As the snow comes down here in Arkansas, rumors about Michael Young continue to swirl. Both Brian McTaggart and Richard Justice have tried to shoot down the Young-to-Houston racket, but not so fast, says I.
We know that Young has a list of eight teams he likes. We know that the Rangers are trying to work out a deal with one of those eight teams first. While Young has said that he would evaluate other possible destinations on a case-by-case basis, the most likely outcome remains that he’ll end up going to one of those eight. And if you look objectively at that list of eight teams, suddenly Young-to-Houston doesn’t seem like as much of a longshot as most are trying to claim.
Take a look at that rumors link above: Young’s list consists of the Cardinals, Yankees, Twins, Astros, Rockies, Dodgers, Angels and Padres. The Rockies seemed like the most likely destination up until now, but they’ve taken themselves out of the running. The Cardinals, Twins and Yankees are also reportedly uninterested, so that leaves Houston and the three SoCal teams. The Padres already traded Adrian Gonzalez this winter because they couldn’t afford him, so it would be shocking if they were willing to take on a contract like Young’s. The Angels could definitely use Young, but I don’t foresee Texas trading him to a division rival, and the L.A. Times says that the Angels can’t/won’t put together a satisfactory package for the Rangers anyway. That same article implies that the Dodgers would want Texas to pick up most of Young’s contract, which seems unlikely, and the Dodgers themselves have already spent a lot this winter. Their ownership situation is even more uncertain than Houston’s, with Frank McCourt’s divorce case still pending, so it wouldn’t follow that the Dodgers would be willing to open their wallet even wider.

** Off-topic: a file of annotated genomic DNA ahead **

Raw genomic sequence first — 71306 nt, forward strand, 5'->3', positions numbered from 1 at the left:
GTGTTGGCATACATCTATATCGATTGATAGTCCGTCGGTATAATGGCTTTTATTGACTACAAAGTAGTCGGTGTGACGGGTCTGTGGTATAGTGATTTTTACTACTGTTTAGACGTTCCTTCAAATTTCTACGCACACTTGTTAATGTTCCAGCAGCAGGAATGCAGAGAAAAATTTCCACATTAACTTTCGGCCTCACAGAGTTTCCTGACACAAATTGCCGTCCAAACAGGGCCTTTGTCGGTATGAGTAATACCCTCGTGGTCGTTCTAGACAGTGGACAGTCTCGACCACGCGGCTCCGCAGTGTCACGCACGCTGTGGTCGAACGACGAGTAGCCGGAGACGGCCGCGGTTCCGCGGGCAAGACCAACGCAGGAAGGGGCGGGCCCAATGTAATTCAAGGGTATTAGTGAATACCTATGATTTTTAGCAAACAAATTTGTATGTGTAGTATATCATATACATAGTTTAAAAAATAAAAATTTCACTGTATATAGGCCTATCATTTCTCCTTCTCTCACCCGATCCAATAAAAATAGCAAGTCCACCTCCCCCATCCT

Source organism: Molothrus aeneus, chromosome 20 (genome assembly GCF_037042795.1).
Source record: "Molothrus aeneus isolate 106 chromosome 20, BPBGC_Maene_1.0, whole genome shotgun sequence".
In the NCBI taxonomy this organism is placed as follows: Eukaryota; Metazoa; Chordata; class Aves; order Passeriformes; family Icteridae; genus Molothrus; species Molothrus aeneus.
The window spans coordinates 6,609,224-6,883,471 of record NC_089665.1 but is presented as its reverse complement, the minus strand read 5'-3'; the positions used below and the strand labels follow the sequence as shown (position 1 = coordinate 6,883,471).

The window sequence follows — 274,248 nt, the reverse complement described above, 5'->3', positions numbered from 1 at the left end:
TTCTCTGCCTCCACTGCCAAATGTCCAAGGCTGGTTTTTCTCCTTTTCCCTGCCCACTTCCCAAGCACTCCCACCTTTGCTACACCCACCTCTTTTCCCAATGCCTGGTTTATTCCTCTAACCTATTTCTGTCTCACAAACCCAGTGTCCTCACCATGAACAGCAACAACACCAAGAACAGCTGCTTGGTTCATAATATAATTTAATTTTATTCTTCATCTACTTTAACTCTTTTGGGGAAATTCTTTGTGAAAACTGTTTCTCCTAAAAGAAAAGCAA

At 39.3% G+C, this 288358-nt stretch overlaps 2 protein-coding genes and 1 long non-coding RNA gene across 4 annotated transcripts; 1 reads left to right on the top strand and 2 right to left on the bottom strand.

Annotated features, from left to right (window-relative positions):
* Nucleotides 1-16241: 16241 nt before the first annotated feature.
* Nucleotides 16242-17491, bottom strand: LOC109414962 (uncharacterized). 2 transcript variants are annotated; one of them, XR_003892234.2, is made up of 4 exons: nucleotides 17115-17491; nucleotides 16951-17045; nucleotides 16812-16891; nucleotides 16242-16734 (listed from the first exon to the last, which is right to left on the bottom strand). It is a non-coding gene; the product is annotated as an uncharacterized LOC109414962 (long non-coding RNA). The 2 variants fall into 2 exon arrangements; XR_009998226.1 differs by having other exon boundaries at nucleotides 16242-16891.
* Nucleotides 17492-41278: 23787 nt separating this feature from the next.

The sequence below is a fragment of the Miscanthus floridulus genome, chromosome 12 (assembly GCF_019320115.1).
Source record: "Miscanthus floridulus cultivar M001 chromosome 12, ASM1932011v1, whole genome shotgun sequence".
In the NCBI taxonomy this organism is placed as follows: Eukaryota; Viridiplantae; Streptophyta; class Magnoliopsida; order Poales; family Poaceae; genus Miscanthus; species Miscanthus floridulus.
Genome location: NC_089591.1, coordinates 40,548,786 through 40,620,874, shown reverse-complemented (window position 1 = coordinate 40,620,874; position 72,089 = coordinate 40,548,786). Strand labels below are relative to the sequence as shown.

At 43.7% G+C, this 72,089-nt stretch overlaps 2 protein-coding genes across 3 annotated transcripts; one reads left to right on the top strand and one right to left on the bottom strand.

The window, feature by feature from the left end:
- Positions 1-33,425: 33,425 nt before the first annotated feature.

Seven suitors down. Who does that leave?
True, under normal circumstances, the Astros would never willingly take on a contract like Young’s either. Even if the team wasn’t for sale, adding that kind of payroll wouldn’t make sense for this squad. But if Carlos Lee goes back to Texas the other way, Houston’s payroll would actually be less this year and next. The Rangers could send money to Houston with Young to offset at least part of his 2013 salary, without taking on most of his contract as any SoCal team would require, so it wouldn’t really break the Astros’ (and their new owner’s) budget either. Texas would get the power hitting DH-type that is unavailable to them on the open market now, Houston would get a much more versatile and well-rounded player in return, and both teams could be the better for it without significant new financial burden that would normally affect any team in dealing with contracts of this size.
Carlos Lee would still have to approve a trade to the Rangers, which Richard Justice claims is unlikely, but I disagree. I outlined in my post yesterday why it seems that Texas would actually be an appealing destination to Caballo, so I don’t think that would break the deal. Young’s overall stats look better than Lee’s, so Texas might ask for more than just Carlos in return, but supposedly they’d like utility infield help. Houston happens to have a surplus of reserve infielders after their moves this winter – including Jeff Keppinger, Angel Sanchez, Tommy Manzella and Matt Downs – so they could easily include any of those guys in the package. Ed Wade was reportedly shopping Kepp until he came up injured anyway, and with Kepp’s own salary likely to increase through arbitration the next couple of seasons, that could offset Young’s added salary even more. Texas would want medical assurances before accepting Keppinger, of course, but he’s one of the best all-around utility infielders in the game, in my opinion. If I was Nolan Ryan, I’d make that trade even if I knew that I’d be without him for April.
I won’t say yet that I expect the trade to happen. Several people will have to sign off on the deal before it could ever become reality. But I will say that I won’t be surprised if it happens, either, as I don’t think it’s half as unlikely as it’s been made out to be. All of the speculation against so far has been just that – speculation – so until we hear from Ed Wade or Drayton McLane or Carlos Lee directly, I’m counting nothing out.